Overall, Rasmussen Reports shows a 56%-43% approval, with a third strongly disapproving of the president’s performance. This is a substantial degree of polarization so early in the administration. Mr. Obama has lost virtually all of his Republican support and a good part of his Independent support, and the trend is decidedly negative.

A detailed examination of presidential popularity after 50 days on the job similarly demonstrates a substantial drop in presidential approval relative to other elected presidents in the 20th and 21st centuries. The reason for this decline most likely has to do with doubts about the administration’s policies and their impact on peoples’ lives.

And specifically on the stimulus:

Recent Gallup data echo these concerns. That polling shows that there are deep-seated, underlying economic concerns. Eighty-three percent say they are worried that the steps Mr. Obama is taking to fix the economy may not work and the economy will get worse. Eighty-two percent say they are worried about the amount of money being added to the deficit. Seventy-eight percent are worried about inflation growing, and 69% say they are worried about the increasing role of the government in the U.S. economy.

When Gallup asked whether we should be spending more or less in the economic stimulus, by close to 3-to-1 margin voters said it is better to have spent less than to have spent more. When asked whether we are adding too much to the deficit or spending too little to improve the economy, by close to a 3-to-2 margin voters said that we are adding too much to the deficit.

Support for the stimulus package is dropping from narrow majority support to below that. There is no sense that the stimulus package itself will work quickly, and according to a recent Wall Street Journal/NBC poll, close to 60% said it would make only a marginal difference in the next two to four years. Rasmussen data shows that people now actually oppose Mr. Obama’s budget, 46% to 41%. Three-quarters take this position because it will lead to too much spending. And by 2-to-1, voters reject House Speaker Nancy Pelosi’s call for a second stimulus package.

Rasmussen is one of the most respected independent pollsters. However he is relatively isolated with his commentary on Obama, and not many of his peers agree. It will be interesting to see where the polls go on Obama over the new few months.

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Roy Morgan Poll late February 2009

Polling Company: Roy Morgan Research

Poll Method: Random Phone

Poll Size: 908 (3.3% maximum margin of error)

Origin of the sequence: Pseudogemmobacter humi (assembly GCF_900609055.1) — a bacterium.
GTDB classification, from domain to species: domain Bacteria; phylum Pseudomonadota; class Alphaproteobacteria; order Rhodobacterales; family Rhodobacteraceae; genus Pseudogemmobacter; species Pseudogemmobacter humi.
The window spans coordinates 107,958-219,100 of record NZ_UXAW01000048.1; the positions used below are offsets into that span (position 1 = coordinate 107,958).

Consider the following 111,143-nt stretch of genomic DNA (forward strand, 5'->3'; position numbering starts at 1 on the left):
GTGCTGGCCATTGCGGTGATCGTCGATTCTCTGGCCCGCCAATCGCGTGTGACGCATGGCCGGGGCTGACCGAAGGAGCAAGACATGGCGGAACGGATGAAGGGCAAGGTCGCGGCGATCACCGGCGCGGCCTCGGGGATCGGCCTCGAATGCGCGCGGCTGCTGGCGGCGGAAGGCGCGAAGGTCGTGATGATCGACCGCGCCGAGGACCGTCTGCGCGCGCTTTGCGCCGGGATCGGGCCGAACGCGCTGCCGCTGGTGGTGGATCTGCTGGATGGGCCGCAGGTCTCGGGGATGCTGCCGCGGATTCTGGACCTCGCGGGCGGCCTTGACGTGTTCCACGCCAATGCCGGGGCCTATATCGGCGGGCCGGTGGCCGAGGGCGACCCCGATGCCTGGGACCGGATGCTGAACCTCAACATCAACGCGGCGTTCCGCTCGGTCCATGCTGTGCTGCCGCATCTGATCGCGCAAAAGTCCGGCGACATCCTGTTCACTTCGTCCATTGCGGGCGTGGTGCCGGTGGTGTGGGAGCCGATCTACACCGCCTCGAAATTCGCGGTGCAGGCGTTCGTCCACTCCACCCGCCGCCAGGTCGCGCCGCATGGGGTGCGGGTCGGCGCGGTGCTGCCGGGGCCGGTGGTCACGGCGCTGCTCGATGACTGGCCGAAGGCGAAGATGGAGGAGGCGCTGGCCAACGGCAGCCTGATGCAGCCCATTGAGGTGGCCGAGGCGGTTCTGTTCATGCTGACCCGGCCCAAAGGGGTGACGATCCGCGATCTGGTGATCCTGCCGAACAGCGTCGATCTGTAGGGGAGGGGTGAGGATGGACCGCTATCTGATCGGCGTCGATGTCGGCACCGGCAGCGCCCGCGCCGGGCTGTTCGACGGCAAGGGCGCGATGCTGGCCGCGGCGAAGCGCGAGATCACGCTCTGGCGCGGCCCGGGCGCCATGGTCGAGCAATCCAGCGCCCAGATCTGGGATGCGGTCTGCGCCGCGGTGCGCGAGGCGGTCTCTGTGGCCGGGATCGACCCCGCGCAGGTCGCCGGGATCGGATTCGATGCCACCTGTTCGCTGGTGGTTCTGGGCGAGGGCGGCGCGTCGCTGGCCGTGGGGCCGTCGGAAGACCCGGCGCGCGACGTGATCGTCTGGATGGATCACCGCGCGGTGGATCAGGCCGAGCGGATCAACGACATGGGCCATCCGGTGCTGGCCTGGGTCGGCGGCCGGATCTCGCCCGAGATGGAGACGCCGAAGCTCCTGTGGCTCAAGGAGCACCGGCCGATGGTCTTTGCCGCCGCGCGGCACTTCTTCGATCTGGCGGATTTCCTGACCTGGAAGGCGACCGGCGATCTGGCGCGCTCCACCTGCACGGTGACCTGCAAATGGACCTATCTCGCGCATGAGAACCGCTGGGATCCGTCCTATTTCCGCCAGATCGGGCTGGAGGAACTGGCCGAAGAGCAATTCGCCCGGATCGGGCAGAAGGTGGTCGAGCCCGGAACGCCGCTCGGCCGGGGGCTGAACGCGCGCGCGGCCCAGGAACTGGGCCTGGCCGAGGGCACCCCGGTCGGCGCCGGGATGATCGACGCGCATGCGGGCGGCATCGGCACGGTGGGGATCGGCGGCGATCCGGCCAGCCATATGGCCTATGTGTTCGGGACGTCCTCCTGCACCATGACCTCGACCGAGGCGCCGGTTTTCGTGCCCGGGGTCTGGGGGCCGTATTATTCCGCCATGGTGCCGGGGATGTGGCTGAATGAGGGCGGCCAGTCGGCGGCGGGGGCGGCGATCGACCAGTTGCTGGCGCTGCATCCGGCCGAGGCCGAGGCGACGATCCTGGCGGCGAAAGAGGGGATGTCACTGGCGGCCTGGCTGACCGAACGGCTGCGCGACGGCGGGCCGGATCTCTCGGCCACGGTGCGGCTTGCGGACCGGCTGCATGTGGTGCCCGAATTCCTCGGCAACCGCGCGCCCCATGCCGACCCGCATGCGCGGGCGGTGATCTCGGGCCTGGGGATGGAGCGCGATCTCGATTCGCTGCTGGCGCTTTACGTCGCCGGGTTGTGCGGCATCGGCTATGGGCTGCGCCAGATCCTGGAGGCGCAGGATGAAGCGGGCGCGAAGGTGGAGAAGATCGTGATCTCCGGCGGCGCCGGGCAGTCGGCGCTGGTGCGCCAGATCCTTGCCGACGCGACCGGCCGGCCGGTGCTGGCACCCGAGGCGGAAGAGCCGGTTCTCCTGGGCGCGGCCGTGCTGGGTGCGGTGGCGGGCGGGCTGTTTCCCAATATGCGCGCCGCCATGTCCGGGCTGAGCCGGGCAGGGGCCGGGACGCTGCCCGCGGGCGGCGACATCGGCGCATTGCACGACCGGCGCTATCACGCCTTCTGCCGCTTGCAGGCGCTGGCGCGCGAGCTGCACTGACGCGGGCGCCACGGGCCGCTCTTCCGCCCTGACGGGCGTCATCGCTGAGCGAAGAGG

Dates: 16 February to 1 March 2009

Client: Self Published

Report: Roy Morgan Website

Party Support

  • National 56.0% (+7.5%)
  • Labour 26.0% (-6.0%)
  • Green 8.5% (nc)
  • ACT 1.5% (-1.0%)
  • Maori 3.5% (nc)
  • United Future 0.5% (-0.5%)
  • Progressive 0.0% (-1.0%)
  • NZ First 2.5% (+1.0%)

Projected Seats

  • National 70
  • Labour 32
  • Green 11
  • ACT 2
  • Maori 5
  • United Future 1
  • Progressive 1
  • NZ First 0
  • Total 122

This is based on Maori Party winning five electorate seats and ACT, United Future and Progressive one each.

Coalition Options

  • CR – National 70 + ACT 2 + United Future 1 = 73/122 – 10 more than minimum needed to govern
  • CL – Labour 32 + Progressive 1 + Greens 11 = 44/122 -18 less than minimum needed to govern

The Maori Party is not shown as part of the centre-right or centre-left.

Country Direction

  • Right 69.0% (+5.5%)
  • Wrong 18.5% (-2.0%)
  • Can’t Say 12.5% (-3.5%)

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Roy Morgan Poll mid February 2009

Polling Company: Roy Morgan Research

Poll Method: Random Phone

Poll Size: 938 (3.3% maximum margin of error)

Dates: 2 January to 15 February 2009

Client: Self Published

Report: Roy Morgan Website

Party Support

  • National 48.5% (+0.5%)
  • Labour 32.0% (+1.0%)
  • Green 8.5% (-0.5%)
  • ACT 2.5% (-1.0%)
  • Maori 3.5% (nc)
  • United Future 0.5% (-0.5%)
  • Progressive 1.0% (+0.5%)
  • NZ First 2.5% (+1.05%)

Projected Seats

  • National 60
  • Labour 40
  • Green 11
  • ACT 3
  • Maori 5
  • United Future 1
  • Progressive 1
  • NZ First 0
  • Total 121

This is based on Maori Party winning five electorate seats and ACT, United Future and Progressive one each.

Coalition Options

  • National 60 + ACT 3 = 63/121 – majority possible
  • Labour 40 + Progressive 1 + Greens 11 + Maori 5 = 57/121 = majority not possible

The easiest option for both National and Labour to get a majority of at least 62 is shown. The Maori Party is the only party assumed to be able to go with National or Labour.

Country Direction

  • Right 63.5% (-1.5%)
  • Wrong 20.5% (+0.5%)
  • Can’t Say 16.0% (+1.0%)

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TV3 Poll February 2009

Polling Company: TNS (under a new name)

Poll Method: Random Phone

Poll Size: 1,000 (3.2% maximum margin of error)

Dates: Published 18 Feb, so probably from 10 to 15 Feb 2009

Client: TV3

Report: None online

Party Support

  • National 60.0% (+14.0%)
  • Labour 27.0% (-6.1%)
  • Green 7.0% (-2.0%)
  • ACT 1.2% (-1.6%)
  • Maori 2.1% (-0.6%)
  • United Future 0.2% (nc)
  • Progressive 0.0% (-0.3%)
  • NZ First 1.5% (-1.9%)

Projected Seats

  • National 74
  • Labour 33
  • Green 9
  • ACT 1
  • Maori 5
  • United Future 1
  • Progressive 1
  • NZ First 0
  • Total 124

This is based on Maori Party winning five electorate seats and ACT, United Future and Progressive one each.

Coalition Options

  • National 74 = 74/124 – majority possible
  • Labour 33 + Progressive 1 + Greens 9 + Maori 5  = 48/124 = majority not possible

The easiest option for both National and Labour to get a majority of at least 62 is shown. It is assumed ACT and United Future would only go with National, and Greens, Progressive and NZ First only go with Labour, with Maori Party able to go either way.

Preferred PM

  • Key 52.0% (+15.4%)
  • Clark 13.8% (-20.4%)
  • Goff 3.7% (+3.7%)